I have been especially interested in ESF schools, with English as a medium of instructions and where students can also learn the local language simultaneously.

But theres only one Kindergarten school under ESF in HK island. I was also doing through the website of some other ESF schools, where the Primary Year Programme (PYP) is for 3-12 years. Therefore, since my child would be 5 by the time school starts, is it a good idea to put him directly to PYP? Going by what I understand about the curriculum and teaching styles, it should not be too hard on the kids, atleast in Primary.

I would still prefers that he goes for one year to the kindergarten school so that he gets time settle in the new environment, but since there is only one, I am looking for some flexibility.

He is already well-versed with his alphabets, and kindergarten is optional in HK (from what I read). Do all kids to to kindergarten or local residents send them directly to the PYP?

Request experienced members, especially with kids in Primary to please share their thoughts.

Kind Regards

ESF schools

Hi Amita, I'm sorry I don't know much about ESF, though I hope some of our readers may be able to help you.

You should also pay a visit to the geobaby website, as you can see they have lots of ESF discussions there, and a thread for Indian mums in HK too!


What a great, comprehensive

What a great, comprehensive article! Such a help to us parents.

English requirements for ESF schools

Following up belatedly on the thread about a quiet Hindi-speaking child whose parents were considering an ESF- here is something to bear in mind for other parents in a similar situation.

The two ESF school with which I am most familiar (Clearwater Bay and Renaissance) both have an interview at which applicants must demonstrate age-appropriate proficiency in English. Here are the relevant lines from Clearwater Bay's admissions page: "[C]hildren have to demonstrate, at an informal interview, that they can both speak and understand English. From Year 2, children need to be able to read and write English as well, at a level commensurate with their peers."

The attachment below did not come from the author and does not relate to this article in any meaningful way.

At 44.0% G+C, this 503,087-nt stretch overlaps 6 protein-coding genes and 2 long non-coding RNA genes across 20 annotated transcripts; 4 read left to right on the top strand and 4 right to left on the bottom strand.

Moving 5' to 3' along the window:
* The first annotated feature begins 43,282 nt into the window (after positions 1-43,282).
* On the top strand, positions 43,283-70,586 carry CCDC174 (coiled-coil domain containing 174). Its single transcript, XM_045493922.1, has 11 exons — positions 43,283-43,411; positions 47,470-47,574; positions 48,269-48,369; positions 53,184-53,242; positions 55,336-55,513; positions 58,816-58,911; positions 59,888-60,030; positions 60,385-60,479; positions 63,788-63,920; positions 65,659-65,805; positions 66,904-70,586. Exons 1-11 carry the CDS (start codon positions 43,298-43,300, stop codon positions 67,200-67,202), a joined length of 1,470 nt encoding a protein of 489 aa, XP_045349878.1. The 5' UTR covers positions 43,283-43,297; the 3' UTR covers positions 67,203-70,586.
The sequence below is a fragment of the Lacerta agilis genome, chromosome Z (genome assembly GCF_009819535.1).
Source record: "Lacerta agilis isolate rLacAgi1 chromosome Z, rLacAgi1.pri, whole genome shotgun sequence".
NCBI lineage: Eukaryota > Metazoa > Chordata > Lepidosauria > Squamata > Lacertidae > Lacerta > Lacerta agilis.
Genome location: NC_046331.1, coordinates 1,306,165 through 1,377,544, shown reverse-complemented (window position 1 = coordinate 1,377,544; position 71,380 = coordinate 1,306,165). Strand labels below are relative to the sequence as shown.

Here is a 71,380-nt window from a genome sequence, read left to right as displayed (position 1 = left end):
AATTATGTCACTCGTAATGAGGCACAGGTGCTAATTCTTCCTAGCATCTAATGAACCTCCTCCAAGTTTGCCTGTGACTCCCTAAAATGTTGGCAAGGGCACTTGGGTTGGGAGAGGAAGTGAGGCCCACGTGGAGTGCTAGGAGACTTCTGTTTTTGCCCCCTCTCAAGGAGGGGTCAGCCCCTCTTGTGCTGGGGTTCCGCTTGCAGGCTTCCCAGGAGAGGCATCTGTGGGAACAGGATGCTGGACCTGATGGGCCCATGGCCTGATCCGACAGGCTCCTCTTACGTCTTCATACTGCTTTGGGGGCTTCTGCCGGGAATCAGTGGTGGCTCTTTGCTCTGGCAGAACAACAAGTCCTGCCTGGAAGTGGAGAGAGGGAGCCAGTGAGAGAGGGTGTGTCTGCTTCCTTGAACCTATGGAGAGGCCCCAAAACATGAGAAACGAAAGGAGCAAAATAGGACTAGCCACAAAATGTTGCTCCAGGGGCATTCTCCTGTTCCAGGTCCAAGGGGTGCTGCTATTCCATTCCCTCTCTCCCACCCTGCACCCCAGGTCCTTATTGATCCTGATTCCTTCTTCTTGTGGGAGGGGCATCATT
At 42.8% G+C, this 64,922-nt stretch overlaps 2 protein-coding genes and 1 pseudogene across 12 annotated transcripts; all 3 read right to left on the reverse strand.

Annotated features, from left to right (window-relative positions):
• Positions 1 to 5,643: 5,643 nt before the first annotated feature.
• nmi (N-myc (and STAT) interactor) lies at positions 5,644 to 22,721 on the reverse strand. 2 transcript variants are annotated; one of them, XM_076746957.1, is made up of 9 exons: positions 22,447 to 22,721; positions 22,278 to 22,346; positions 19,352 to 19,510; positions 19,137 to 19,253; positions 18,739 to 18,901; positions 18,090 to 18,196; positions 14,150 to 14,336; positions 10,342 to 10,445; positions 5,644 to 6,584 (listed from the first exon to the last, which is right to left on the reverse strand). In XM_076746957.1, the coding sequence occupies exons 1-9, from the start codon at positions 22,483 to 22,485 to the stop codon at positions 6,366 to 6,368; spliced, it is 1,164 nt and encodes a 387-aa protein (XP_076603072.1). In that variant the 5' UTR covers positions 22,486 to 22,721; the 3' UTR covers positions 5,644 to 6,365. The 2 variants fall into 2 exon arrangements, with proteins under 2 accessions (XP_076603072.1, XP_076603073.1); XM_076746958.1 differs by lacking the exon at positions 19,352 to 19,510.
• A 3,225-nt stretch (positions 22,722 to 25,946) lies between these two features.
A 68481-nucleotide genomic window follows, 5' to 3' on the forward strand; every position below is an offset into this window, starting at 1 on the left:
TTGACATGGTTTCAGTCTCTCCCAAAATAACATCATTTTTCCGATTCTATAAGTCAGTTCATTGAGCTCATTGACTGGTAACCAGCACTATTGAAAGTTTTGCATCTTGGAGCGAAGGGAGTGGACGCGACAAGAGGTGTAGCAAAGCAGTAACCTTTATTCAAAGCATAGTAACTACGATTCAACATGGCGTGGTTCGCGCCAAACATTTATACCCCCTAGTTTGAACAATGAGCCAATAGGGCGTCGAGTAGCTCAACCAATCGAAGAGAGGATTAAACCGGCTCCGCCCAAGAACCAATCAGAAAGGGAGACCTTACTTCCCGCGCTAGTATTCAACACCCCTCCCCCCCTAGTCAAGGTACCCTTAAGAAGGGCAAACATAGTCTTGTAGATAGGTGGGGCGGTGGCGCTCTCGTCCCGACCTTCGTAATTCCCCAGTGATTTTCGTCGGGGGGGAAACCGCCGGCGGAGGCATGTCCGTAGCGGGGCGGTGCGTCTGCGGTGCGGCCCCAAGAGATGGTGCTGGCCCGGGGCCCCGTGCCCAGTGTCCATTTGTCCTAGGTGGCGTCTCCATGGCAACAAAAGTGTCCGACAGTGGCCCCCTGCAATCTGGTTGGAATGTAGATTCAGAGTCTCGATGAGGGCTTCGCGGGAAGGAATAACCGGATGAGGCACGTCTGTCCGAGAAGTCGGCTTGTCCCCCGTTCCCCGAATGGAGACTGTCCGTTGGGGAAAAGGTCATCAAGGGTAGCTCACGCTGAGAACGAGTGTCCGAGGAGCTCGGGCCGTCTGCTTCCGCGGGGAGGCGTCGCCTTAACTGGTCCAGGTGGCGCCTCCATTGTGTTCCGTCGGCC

I believe this is standard throughout the system. The interviews for Primary 1 are quite open and friendly as these things go (or so I am told - parents remain in the waiting room, at least at the one we went to, while the children go off to the library to listen to a story and talk about it and play a bit), but they are not a complete formality. Sometimes a second interview chance will be granted to a child who does not perform, sometimes not.

Many children with less-than-perfect English are accepted into ESF/PIS, but I also know of several cases of children from non-English-speaking backgrounds who attended a primarily English-language kindergarten in HK NOT getting a place; their parents are fairly sure it was because they did not talk enough or respond quickly enough at the interview. These children are all bright and (in non-interview situations) as competent in English as many of their peers from similar backgrounds who did gain admission.The stories turn out happily enough - one child is attending a DSS, another got into an international school, but it was a nasty shock for their parents and led to a mad scramble for alternatives.

At least in our area, ESF admission seems to be getting more and more competitive, so this may be of real concern to parents of quiet children in general. Our son is a native English speaker, but that does not mean that at any given moment he will speak to anyone about anything, and indeed, at a practice interview at his kindergarten with a representative from the local ESF school, he did in fact refuse to participate. We assume he did better at his actual interview, and, if there were doubts, it can't have hurt that the written application showed that he has a native American parent and had lived and attended daycare in the US  until he was 4. We were wait-listed but ultimately offered a place (in the end, we decided not to send him to ESF). If your family background, language practices, and residential history as reflected in your written application and immigration documents don't offer such reassurance, I wonder if refusal is more likely.

Mr. Tall has written about the interview process for local schools and the steps some parents take to prepare for it; ESF applications may increasingly demand similar measures for shy children, especially those from a bi- or multi-lingual background.